22 May, 2024
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Thirty years of raging by Peaches, Bikini Kill and Björk, and they are still going strong


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Kathleen Hanna yells like she did in the 1990s, pushing the toxic male patriarchy out of the moshpit at Melbourne’s The Forum on the eve of International Women’s Day.

Hanna’s band Bikini Kill rampages through hits such as Suck My Left One, thrilling a happy, bopping crowd of parents with their teenaged children laced with a mixed gender of preppie and diehard punks, goths and curious spectators.

Across town at the Northcote Theatre the next day, Peaches comes out with a walking frame, wearing breast-shaped slippers with bright red erect nipples.

The popular sexual exhibitionist is still hoarsely rapping about abortion, and now the debate over the end of Roe vs Wade, with songs like Boys Wanna Be Her. She later wades into the audience inside a large inflatable penis.

In Perth, a few days later, Björk’s echo-filled, childlike voice is as harrowing and powerful as ever.

These artists, all now aged in their 50s, are popular provocateurs, pulsating with rage. Feminism, ageism, sexism, transphobia, racism, capitalism and environmentalism are their musical agenda.

Do-it-yourself ethos

As Gen X, third-wave feminist icons, Peaches (Merrill Nisker), Bikini Kill and Björk grew up during the punk movements of the 1970s and ’80s.

Based in Olympia in Washington State, Bikini Kill was part of the Riot Grrrl movement in the early 1990s, funnelling the do-it-yourself punk ethos into zines, songs like Rebel Girl, and confrontational live shows.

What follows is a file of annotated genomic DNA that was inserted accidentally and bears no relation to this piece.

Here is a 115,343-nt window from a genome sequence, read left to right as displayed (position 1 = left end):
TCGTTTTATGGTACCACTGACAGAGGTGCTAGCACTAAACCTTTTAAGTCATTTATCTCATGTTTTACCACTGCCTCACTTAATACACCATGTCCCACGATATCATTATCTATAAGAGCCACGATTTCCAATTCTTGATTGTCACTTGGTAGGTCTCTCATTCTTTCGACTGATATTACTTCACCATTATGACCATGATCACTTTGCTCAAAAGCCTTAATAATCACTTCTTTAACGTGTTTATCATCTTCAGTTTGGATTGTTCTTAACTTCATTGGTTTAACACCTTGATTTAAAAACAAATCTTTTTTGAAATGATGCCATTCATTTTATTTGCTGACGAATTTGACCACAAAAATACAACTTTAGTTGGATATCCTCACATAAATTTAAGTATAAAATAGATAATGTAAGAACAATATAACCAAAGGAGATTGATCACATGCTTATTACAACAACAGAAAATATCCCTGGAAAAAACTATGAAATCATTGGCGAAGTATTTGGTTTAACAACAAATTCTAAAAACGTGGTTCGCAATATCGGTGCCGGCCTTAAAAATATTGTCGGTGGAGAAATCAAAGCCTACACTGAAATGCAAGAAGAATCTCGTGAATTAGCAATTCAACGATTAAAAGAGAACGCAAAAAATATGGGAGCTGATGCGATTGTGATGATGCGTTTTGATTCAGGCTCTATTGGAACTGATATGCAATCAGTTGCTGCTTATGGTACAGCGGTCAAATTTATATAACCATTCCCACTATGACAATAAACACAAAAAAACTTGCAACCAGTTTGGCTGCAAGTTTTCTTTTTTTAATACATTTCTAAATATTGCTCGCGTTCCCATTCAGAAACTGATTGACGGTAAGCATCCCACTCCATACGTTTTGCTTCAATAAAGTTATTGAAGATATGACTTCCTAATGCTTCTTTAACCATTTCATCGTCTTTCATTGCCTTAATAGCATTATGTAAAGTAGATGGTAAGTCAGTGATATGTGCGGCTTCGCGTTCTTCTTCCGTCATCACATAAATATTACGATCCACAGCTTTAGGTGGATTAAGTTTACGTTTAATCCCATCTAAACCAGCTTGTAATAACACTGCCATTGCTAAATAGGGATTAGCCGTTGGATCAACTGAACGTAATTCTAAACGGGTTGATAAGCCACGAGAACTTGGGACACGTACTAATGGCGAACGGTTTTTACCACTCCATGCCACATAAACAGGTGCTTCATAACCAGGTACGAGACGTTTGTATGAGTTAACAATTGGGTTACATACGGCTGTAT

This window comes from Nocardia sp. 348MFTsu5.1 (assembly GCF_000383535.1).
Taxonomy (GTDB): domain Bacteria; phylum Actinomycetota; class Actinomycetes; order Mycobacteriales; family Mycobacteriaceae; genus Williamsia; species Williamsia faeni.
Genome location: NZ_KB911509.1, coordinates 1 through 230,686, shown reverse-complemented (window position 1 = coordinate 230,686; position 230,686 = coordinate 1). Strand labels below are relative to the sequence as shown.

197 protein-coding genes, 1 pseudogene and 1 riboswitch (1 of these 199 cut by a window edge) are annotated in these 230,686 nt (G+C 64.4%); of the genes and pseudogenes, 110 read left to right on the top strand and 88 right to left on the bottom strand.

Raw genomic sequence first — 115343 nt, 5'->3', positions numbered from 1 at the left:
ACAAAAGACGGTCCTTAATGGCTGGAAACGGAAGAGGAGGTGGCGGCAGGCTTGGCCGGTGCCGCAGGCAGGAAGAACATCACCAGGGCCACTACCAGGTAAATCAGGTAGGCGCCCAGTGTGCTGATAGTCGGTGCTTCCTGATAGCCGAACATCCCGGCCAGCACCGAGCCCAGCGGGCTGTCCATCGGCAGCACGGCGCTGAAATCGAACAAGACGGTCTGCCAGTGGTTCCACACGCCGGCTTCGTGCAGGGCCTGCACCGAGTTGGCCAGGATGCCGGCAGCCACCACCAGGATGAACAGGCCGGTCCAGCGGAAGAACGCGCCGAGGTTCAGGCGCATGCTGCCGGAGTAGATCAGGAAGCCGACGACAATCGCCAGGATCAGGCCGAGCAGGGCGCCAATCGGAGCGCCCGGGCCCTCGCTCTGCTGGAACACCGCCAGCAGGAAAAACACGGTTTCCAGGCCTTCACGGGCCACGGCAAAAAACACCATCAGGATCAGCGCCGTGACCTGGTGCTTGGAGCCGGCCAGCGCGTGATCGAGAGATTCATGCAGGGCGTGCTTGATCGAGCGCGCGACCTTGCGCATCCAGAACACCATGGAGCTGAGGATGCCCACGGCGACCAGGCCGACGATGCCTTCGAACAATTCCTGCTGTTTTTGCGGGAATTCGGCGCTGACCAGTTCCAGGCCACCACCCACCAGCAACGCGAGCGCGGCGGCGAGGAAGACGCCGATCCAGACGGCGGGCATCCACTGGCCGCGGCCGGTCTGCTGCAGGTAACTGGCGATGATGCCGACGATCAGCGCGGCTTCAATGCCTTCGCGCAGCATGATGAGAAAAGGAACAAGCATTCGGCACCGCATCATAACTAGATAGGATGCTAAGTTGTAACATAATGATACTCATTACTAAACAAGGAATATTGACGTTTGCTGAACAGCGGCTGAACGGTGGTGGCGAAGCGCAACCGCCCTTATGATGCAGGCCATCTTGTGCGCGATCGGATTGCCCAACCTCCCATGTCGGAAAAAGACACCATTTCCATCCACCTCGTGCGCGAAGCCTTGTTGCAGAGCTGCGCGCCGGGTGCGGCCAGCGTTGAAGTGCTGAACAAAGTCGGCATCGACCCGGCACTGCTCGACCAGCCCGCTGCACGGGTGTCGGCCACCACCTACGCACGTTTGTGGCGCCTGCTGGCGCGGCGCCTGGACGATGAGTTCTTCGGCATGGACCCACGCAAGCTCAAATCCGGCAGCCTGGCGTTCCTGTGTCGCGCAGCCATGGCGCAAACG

Bikini Kill encouraged women and girls to start bands as a form of cultural resistance, challenging masculine toxicity long before #MeToo.

During the 1990s in Canada, Nisker formed a Riot Grrrl band, Fancypants Hoodlum.

By 2000, aged 33 and recovering from cancer and a heartbreak, she renamed herself Peaches. Her solo electro-pop album The Teaches of Peaches became a feminist classic, with singles like Lovertits.

Recording music since the age of 11 in Iceland, in 1992 Björk left The Sugarcubes, the alternative rock band she co-formed in 1986.

Björk’s first solo album came out in 1993, with huge hits like Human Behaviour about the way humans act and interact.

Thirty years on, they are all still making music.

Women supporting each other

Bikini Kill are killing it during their all-ages gigs at The Forum.

The Forum’s iconic Roman statues look down from the ceiling. Lead singer Hanna wears a khaki green, girly dress with pink punky tights, backed up by Kathi Wilcox on bass and Sara Landeau (from The Julie Ruin) on guitar. Drummer Vail is sick tonight, so Lauren Hammel from Victoria’s Tropical F–k Storm is filling in.

Hanna tells us she has “a gratitude journal” now, but remains Riot Grrrl-fuelled about the Trump era, rape, abortion, trans rights and Black Lives Matter.

She tells how during the 1990s audiences once spat in her face and threw things at the band on stage. These days they rarely do.

Hanna’s demeanour softens when a young female audience member gives her a cardboard sign reading, “Kathleen please draw my next tattoo based on the song Feels Blind.”

At Peaches’ performance, the eclectic crowd is enthusiastically cheering her on.